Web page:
My neurosurgeon, husband, daughter, and I agreed to a plan. On February 18, he will be removing the right side of my hardware from my skull down to C-2/3 where he will saw the rod in half and leave the rest of my fusion. The right side of my fusion has failed. While removing the fusion, he will be taking four screws out of my brain and one out of my neck. My fusion was placed nine years and two months ago; therefore, it has been in my body for a long time. He is leaving in the left side of my fusion, which is from my skull to C-5 because my neck is not stable enough without it. After he removes the titanium hardware, he will be taking a cadaver bone as well as removing bone marrow from my hip to rebuild my skull. He has to cut down the
This week at clinical I was able to have two different patients. My first patient was a seven year old girl that was in for right lobe pneumonia. She was in droplet precautions and receiving azithromycin. Since she was on her last dose of azithromycin, once I give her it, me and the nurse discharged her and she went home. I only worked with the seven year old patient for about 3 hours so I had enough time to get another patient for the day to do an assessment on and take care of.
Hi! My is Ginger and I am 40 something (lol). I am married and have 4 children and 2 granddaughter & expecting another grand daughter in Oct. I am currently in grad school and I have just been diagnosed with ADD. How in the world can someone in their 4o's just find out they have adult ADD?
I don't know where to start. I'm 25, male, and I live in southern state. I suffer from epilepsy, depersonalization, depression, and hypothyroidism. I don't know what to do anymore...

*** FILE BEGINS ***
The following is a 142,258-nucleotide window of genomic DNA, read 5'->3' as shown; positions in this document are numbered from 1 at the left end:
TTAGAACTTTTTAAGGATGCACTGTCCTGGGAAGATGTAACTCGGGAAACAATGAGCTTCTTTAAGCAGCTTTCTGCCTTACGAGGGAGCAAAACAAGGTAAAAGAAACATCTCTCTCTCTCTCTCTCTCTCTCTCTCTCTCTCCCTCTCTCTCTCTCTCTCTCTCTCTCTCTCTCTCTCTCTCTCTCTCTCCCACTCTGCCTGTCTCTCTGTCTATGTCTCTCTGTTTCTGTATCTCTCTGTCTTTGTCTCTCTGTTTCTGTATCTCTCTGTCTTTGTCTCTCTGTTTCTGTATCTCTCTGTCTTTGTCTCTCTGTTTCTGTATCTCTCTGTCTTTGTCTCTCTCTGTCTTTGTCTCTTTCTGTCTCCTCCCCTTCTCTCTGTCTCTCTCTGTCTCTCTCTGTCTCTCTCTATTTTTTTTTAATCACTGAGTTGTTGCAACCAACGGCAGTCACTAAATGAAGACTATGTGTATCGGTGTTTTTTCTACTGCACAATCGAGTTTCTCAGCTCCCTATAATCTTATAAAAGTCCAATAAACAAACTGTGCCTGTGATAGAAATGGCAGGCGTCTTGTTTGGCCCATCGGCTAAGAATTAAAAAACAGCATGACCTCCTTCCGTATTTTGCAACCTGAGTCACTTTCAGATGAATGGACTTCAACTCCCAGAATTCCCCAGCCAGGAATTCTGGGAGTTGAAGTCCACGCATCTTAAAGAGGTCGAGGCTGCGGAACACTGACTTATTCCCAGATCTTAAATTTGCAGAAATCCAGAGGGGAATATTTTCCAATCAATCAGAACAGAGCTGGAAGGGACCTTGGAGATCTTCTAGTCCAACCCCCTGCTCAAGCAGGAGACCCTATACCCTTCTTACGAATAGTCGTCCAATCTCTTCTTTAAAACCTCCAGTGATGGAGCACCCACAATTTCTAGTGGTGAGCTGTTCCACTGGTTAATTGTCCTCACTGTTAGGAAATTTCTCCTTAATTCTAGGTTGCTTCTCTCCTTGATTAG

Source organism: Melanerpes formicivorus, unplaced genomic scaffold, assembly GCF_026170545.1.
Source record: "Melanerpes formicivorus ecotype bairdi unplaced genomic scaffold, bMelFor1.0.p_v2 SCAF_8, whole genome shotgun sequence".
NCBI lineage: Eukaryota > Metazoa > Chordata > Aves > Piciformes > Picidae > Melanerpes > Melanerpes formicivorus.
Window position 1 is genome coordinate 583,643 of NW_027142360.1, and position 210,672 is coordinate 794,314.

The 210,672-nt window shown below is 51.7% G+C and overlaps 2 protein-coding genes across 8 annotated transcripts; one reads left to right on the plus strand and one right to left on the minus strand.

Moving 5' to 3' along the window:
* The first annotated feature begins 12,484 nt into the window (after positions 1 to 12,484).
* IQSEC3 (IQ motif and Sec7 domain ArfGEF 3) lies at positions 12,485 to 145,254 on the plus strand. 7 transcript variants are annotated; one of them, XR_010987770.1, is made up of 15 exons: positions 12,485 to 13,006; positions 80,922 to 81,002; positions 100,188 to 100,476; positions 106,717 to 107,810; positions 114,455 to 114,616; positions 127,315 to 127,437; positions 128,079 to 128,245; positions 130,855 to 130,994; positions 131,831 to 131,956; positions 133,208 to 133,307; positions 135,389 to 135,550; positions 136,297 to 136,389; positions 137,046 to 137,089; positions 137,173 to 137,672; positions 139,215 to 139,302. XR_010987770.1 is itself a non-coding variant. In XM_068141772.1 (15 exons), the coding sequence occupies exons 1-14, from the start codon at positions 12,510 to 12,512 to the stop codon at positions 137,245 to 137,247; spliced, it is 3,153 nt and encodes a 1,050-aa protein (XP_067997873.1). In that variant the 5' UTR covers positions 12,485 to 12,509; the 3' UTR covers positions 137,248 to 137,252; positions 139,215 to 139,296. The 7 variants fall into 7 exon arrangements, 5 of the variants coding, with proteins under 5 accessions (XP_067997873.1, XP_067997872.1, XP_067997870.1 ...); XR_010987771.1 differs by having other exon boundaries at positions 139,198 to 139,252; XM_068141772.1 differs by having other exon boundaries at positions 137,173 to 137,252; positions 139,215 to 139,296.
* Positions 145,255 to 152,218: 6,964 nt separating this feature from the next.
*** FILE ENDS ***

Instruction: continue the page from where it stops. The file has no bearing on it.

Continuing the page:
Being a child with ADD I found school to be very challenging even at an early age. My first year of high school was a big leap from elementary and middle school. It was very hard for me to get use to the tests and work that were given to me. During that time I wasn’t sure what I wanted to do and that made it very difficult for me to really want to do well in school. Once freshmen year past I went on a trip to Europe which changed everything for me after that I knew I wanted to do something with international travel. I heard about a family friend who was involved in international business and how he got to travel everywhere and at that moment he was living in Brazil. To me that was everything and I had found my goal. I started to do better
I woke up to the sound of sirens, getting louder and louder each second. A state of panic filled my neighborhood. My heart dropped to my stomach as I watched my neighbor get strapped onto a stretcher and rushed out of the neighborhood to the nearest hospital. As I sat there, holding my neighbor’s two young boys in my arms, I realized that those sirens had awakened me and opened my eyes to a world that a child could not understand. In this single moment, I was maturing and preparing myself for adult-like responsibilities.